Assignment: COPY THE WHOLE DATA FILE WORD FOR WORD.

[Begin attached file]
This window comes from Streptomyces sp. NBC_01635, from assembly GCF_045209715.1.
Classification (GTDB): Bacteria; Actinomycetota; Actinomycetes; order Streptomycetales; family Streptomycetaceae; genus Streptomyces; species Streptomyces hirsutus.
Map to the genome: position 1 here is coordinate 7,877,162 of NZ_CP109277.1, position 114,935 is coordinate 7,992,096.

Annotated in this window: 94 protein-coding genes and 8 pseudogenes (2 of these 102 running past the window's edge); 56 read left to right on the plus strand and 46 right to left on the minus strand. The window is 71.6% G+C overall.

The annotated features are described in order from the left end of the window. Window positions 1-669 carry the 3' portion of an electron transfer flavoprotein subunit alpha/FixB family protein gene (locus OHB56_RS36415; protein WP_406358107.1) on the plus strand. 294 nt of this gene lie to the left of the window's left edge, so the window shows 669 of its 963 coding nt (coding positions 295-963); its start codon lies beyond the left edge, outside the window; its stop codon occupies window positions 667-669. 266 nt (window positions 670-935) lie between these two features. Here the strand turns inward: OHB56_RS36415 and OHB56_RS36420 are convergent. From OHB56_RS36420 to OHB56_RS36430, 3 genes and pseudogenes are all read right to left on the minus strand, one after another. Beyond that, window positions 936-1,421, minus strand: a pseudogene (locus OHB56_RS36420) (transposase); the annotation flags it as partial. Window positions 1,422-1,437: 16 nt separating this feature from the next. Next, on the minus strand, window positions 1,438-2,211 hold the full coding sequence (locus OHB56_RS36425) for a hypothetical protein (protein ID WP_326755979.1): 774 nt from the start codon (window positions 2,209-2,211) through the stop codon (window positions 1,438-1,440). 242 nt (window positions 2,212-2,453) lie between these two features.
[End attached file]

This window comes from Streptomyces sp. NBC_01635, from assembly GCF_045209715.1.
Classification (GTDB): Bacteria; Actinomycetota; Actinomycetes; order Streptomycetales; family Streptomycetaceae; genus Streptomyces; species Streptomyces hirsutus.
Map to the genome: position 1 here is coordinate 7,877,162 of NZ_CP109277.1, position 114,935 is coordinate 7,992,096.

Annotated in this window: 94 protein-coding genes and 8 pseudogenes (2 of these 102 running past the window's edge); 56 read left to right on the plus strand and 46 right to left on the minus strand. The window is 71.6% G+C overall.

The annotated features are described in order from the left end of the window. Window positions 1-669 carry the 3' portion of an electron transfer flavoprotein subunit alpha/FixB family protein gene (locus OHB56_RS36415; protein WP_406358107.1) on the plus strand. 294 nt of this gene lie to the left of the window's left edge, so the window shows 669 of its 963 coding nt (coding positions 295-963); its start codon lies beyond the left edge, outside the window; its stop codon occupies window positions 667-669. 266 nt (window positions 670-935) lie between these two features. Here the strand turns inward: OHB56_RS36415 and OHB56_RS36420 are convergent. From OHB56_RS36420 to OHB56_RS36430, 3 genes and pseudogenes are all read right to left on the minus strand, one after another. Beyond that, window positions 936-1,421, minus strand: a pseudogene (locus OHB56_RS36420) (transposase); the annotation flags it as partial. Window positions 1,422-1,437: 16 nt separating this feature from the next. Next, on the minus strand, window positions 1,438-2,211 hold the full coding sequence (locus OHB56_RS36425) for a hypothetical protein (protein ID WP_326755979.1): 774 nt from the start codon (window positions 2,209-2,211) through the stop codon (window positions 1,438-1,440). 242 nt (window positions 2,212-2,453) lie between these two features.